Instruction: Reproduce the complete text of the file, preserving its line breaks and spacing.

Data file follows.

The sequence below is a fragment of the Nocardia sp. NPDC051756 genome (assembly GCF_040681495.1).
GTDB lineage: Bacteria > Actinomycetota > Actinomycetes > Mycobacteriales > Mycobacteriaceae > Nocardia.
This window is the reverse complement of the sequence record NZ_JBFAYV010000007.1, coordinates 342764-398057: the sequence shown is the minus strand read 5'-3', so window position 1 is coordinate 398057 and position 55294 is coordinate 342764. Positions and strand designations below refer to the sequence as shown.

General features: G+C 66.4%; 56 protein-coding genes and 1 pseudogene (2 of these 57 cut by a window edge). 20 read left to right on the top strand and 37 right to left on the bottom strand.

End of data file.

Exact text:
The sequence below is a fragment of the Nocardia sp. NPDC051756 genome (assembly GCF_040681495.1).
GTDB lineage: Bacteria > Actinomycetota > Actinomycetes > Mycobacteriales > Mycobacteriaceae > Nocardia.
This window is the reverse complement of the sequence record NZ_JBFAYV010000007.1, coordinates 342764-398057: the sequence shown is the minus strand read 5'-3', so window position 1 is coordinate 398057 and position 55294 is coordinate 342764. Positions and strand designations below refer to the sequence as shown.

General features: G+C 66.4%; 56 protein-coding genes and 1 pseudogene (2 of these 57 cut by a window edge). 20 read left to right on the top strand and 37 right to left on the bottom strand.